Growing Dahlias – Dahlia Flowers and Dahlia Tubers in the Winter


growing dahlias - dahlia tubers

Over-Wintering

Cutting Down and Lifting Dahlia Tubers

Many gardeners think that dahlia plants should be left in the garden until the stems and leaves become blackened by frost. Although a slight frost does no harm at all to these plants, they certainly do not benefit from being frosted. Where possible, dahlias can be left to flower until the first frosts arrive, possibly in November. These last few dahlia flowers are indeed valuable for cutting. Of course, it is not always possible to leave dahlia tubers in the ground until they are blackened; for example, if you have bedding dahlias where wallflowers, polyanthus, forget-me-nots and spring-flowering bulbs are to be planted, then the dahlia plants must be cleared to make way for these other plants.

Before cutting down and lifting the dahlia plants, I would recommend tying a label at the base of the stems of each one. On this label write down details such as the name of the variety, colour, height and type. Even if you do not know the name of the variety, you can still put down the other details, and then the following spring you will have an idea of the colours and heights of each plant when deciding on planting arrangements and colour combinations.

After fixing the labels, the stems should be cut down to within 9 to 12 in. of the tuber – certainly no less than this. It is best to use either a pair of secateurs or a strong knife for this job, as the stems are usually fairly tough by this time of the year.

The dahlia tubers should be lifted very carefully with a garden fork, taking care not to damage them in any way, as they are the food stores for the plant, and provide food for the growth of the shoots the following spring. Work about 1 ft. away from the stems.


Drying the Roots of Dahlia Tubers

Directly the tuberous roots are lifted, they should be dried off in a frost-proof place. Before doing this remove any soil which may be adhering to the tubers; cut away any damaged parts of the tubers and dust the cut surfaces with a powder composed of equal parts ground limestone and flowers of sulphur. The way I dry my dahlia tubers off, is to get a large wooden box, nail some thin strips of wood across the top, and then place the roots between these so that the stems are facing downward into the box. I leave them in this position for three or four weeks to allow the sap and any moisture to drain from the stems. If moisture collects in the stems and they are stored like that, then they will be affected by fungal diseases, which could spread and result in the death of the plant.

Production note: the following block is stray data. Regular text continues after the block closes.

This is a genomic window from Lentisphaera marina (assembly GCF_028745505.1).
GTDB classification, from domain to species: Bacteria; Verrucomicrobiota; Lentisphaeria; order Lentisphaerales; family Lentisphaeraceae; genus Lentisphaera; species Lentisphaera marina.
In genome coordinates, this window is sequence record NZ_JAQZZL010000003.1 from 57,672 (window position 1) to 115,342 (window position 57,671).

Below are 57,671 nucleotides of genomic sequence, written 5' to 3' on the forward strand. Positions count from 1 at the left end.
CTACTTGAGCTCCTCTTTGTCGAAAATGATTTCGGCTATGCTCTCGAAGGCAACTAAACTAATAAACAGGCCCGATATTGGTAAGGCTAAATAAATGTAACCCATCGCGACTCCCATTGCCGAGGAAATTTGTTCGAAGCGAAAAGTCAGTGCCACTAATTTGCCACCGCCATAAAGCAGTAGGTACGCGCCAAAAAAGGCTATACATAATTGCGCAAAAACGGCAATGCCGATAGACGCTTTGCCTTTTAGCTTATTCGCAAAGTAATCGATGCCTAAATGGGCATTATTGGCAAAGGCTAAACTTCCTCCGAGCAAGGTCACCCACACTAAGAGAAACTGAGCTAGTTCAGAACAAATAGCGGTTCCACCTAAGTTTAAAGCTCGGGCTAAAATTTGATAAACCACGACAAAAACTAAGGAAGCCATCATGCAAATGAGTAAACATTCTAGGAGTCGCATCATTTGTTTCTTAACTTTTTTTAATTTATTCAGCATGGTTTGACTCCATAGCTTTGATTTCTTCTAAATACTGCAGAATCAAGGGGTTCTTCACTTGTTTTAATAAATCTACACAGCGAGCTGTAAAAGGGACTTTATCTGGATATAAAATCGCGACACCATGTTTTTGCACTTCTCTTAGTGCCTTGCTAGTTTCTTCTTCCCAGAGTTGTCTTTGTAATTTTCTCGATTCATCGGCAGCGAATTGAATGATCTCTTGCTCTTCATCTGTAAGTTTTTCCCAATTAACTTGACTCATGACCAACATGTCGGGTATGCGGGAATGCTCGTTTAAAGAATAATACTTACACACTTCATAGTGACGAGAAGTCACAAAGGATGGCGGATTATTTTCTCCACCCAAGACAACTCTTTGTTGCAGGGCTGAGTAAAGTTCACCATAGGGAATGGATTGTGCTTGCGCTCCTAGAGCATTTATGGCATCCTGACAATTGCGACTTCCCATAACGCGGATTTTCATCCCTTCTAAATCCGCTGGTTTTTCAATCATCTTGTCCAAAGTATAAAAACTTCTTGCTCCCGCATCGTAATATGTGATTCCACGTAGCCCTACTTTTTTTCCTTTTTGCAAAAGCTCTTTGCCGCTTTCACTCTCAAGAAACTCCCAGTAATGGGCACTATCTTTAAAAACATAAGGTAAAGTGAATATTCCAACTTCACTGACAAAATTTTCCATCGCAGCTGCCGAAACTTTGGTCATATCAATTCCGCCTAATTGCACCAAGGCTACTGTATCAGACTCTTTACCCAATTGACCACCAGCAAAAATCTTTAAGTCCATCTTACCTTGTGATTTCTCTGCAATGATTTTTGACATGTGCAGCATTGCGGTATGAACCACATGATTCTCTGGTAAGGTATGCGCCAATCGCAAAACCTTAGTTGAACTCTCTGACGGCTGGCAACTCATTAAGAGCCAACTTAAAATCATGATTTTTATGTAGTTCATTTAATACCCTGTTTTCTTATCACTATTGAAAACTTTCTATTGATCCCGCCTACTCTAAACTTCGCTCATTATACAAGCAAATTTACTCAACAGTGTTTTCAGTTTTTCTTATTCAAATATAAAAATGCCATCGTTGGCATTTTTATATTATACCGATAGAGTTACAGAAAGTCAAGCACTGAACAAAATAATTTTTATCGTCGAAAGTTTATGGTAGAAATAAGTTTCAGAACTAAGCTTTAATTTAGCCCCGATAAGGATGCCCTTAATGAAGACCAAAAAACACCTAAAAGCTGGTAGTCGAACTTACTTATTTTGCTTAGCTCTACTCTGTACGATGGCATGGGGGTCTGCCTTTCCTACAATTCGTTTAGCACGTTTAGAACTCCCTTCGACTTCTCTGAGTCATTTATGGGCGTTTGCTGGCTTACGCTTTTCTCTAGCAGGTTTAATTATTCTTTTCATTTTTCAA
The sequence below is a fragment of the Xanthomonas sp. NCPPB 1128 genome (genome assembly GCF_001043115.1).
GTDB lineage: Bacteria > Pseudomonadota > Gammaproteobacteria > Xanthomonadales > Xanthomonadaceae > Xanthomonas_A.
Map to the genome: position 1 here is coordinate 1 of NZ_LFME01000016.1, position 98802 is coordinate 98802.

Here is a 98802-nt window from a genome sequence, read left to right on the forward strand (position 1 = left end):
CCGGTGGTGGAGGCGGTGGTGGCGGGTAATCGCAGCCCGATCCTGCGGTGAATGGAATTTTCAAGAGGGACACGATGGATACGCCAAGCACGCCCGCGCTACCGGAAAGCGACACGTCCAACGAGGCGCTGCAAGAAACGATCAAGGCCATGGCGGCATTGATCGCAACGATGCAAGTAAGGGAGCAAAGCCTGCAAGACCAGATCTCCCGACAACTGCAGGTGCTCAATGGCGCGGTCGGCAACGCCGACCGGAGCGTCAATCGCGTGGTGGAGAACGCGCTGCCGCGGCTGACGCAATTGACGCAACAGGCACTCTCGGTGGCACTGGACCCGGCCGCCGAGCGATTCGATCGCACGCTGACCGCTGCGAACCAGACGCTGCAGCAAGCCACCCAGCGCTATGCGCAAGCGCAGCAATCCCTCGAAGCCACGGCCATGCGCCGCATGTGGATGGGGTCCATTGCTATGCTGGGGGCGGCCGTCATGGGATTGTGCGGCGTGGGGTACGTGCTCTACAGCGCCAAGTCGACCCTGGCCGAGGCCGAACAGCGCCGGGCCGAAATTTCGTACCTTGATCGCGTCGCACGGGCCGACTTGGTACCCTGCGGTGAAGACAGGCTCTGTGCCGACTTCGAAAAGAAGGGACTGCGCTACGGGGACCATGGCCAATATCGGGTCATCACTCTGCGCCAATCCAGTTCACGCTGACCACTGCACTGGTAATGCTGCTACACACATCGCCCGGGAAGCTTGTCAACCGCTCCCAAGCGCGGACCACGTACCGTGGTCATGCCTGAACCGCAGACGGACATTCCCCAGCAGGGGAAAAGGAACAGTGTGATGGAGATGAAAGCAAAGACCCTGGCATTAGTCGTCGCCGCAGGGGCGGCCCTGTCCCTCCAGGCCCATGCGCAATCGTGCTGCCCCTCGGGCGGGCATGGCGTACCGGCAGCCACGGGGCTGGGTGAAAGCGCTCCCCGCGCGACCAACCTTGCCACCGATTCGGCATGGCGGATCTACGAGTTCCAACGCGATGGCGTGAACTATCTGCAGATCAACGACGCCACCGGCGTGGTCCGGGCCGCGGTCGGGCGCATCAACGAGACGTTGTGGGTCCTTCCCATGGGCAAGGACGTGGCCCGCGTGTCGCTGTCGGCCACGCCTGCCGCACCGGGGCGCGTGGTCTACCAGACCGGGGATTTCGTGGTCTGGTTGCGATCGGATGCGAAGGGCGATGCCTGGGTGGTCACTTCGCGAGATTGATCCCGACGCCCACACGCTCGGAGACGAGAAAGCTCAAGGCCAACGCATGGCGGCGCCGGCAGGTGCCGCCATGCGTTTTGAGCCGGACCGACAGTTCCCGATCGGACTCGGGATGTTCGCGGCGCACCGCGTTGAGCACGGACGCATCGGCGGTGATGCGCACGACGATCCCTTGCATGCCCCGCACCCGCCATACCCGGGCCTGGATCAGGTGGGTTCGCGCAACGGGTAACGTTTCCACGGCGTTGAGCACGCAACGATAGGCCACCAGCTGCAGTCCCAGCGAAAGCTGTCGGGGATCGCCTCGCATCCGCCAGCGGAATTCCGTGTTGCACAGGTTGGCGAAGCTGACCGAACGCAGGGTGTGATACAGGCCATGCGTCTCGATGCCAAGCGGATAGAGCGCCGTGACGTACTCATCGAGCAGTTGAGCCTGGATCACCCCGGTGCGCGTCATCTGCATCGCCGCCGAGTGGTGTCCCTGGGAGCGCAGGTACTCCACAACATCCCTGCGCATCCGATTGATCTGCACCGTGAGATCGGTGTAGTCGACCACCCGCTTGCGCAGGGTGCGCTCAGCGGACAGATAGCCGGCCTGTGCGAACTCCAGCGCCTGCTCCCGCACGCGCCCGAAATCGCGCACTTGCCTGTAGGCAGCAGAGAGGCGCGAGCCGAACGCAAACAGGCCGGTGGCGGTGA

Storing the Roots

After the dahlia tubers have been dried off thoroughly, they are stored for the winter in a frost-proof place. The temperature can be allowed to drop to 1 to 2° C. (34° to 36° F.), but if it goes down to freezing point or below then the tubers will be killed. I would not recommend storing them in polythene bags because the roots give off a certain amount of moisture which collects on the inside of the bag and so encourages fungal growth on the tubers and stems. It is far better to wrap them in newspaper and place them in boxes. Alternatively, they can be placed in dry peat in boxes.

There is a tendency to keep them under greenhouse staging near heating pipes. This will cause the dahlia tubers to dry out and shrivel, and the buds will probably be killed. If this happens they will not start into growth in the spring. A frost-proof attic, cellar, garage or a cool room in the house is the ideal place for storing. While they are in store it is wise to check them over occasionally to see if any fungus is forming on the roots or stems. If this is so, dust them with flowers of sulphur.

30. September 2010 by Dave Pinkney
Categories: Bulbous Plants, Plants & Trees | Tags: , | Comments Off on Growing Dahlias – Dahlia Flowers and Dahlia Tubers in the Winter

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